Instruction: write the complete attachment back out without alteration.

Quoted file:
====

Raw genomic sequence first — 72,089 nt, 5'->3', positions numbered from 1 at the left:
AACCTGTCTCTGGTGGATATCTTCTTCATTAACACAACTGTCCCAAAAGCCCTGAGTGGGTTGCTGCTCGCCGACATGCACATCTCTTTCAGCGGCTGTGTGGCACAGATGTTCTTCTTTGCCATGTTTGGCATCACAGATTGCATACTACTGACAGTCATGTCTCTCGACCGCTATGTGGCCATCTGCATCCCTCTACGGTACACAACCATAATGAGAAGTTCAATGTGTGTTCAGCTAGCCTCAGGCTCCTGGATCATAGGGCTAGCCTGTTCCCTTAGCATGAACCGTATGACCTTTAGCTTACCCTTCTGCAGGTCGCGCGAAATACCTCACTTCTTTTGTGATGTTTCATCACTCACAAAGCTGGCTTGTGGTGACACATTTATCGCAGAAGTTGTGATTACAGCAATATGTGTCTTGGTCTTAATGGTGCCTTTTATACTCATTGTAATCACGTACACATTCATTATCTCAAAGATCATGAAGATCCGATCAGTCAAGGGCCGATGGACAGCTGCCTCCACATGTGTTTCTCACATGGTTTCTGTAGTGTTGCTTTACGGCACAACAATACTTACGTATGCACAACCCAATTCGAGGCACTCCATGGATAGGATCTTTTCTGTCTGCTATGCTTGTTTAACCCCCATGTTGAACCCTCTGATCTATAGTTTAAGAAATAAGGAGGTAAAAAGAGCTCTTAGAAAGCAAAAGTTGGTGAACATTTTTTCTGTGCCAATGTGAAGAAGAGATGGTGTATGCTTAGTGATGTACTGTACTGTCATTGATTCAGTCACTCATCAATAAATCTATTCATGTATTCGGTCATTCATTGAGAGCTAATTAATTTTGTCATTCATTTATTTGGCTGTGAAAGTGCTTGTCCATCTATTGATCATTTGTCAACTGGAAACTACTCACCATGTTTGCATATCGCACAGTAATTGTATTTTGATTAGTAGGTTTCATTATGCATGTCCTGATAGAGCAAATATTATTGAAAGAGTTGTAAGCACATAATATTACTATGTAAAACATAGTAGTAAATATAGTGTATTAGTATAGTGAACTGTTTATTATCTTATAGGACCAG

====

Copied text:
Raw genomic sequence first — 72,089 nt, 5'->3', positions numbered from 1 at the left:
AACCTGTCTCTGGTGGATATCTTCTTCATTAACACAACTGTCCCAAAAGCCCTGAGTGGGTTGCTGCTCGCCGACATGCACATCTCTTTCAGCGGCTGTGTGGCACAGATGTTCTTCTTTGCCATGTTTGGCATCACAGATTGCATACTACTGACAGTCATGTCTCTCGACCGCTATGTGGCCATCTGCATCCCTCTACGGTACACAACCATAATGAGAAGTTCAATGTGTGTTCAGCTAGCCTCAGGCTCCTGGATCATAGGGCTAGCCTGTTCCCTTAGCATGAACCGTATGACCTTTAGCTTACCCTTCTGCAGGTCGCGCGAAATACCTCACTTCTTTTGTGATGTTTCATCACTCACAAAGCTGGCTTGTGGTGACACATTTATCGCAGAAGTTGTGATTACAGCAATATGTGTCTTGGTCTTAATGGTGCCTTTTATACTCATTGTAATCACGTACACATTCATTATCTCAAAGATCATGAAGATCCGATCAGTCAAGGGCCGATGGACAGCTGCCTCCACATGTGTTTCTCACATGGTTTCTGTAGTGTTGCTTTACGGCACAACAATACTTACGTATGCACAACCCAATTCGAGGCACTCCATGGATAGGATCTTTTCTGTCTGCTATGCTTGTTTAACCCCCATGTTGAACCCTCTGATCTATAGTTTAAGAAATAAGGAGGTAAAAAGAGCTCTTAGAAAGCAAAAGTTGGTGAACATTTTTTCTGTGCCAATGTGAAGAAGAGATGGTGTATGCTTAGTGATGTACTGTACTGTCATTGATTCAGTCACTCATCAATAAATCTATTCATGTATTCGGTCATTCATTGAGAGCTAATTAATTTTGTCATTCATTTATTTGGCTGTGAAAGTGCTTGTCCATCTATTGATCATTTGTCAACTGGAAACTACTCACCATGTTTGCATATCGCACAGTAATTGTATTTTGATTAGTAGGTTTCATTATGCATGTCCTGATAGAGCAAATATTATTGAAAGAGTTGTAAGCACATAATATTACTATGTAAAACATAGTAGTAAATATAGTGTATTAGTATAGTGAACTGTTTATTATCTTATAGGACCAG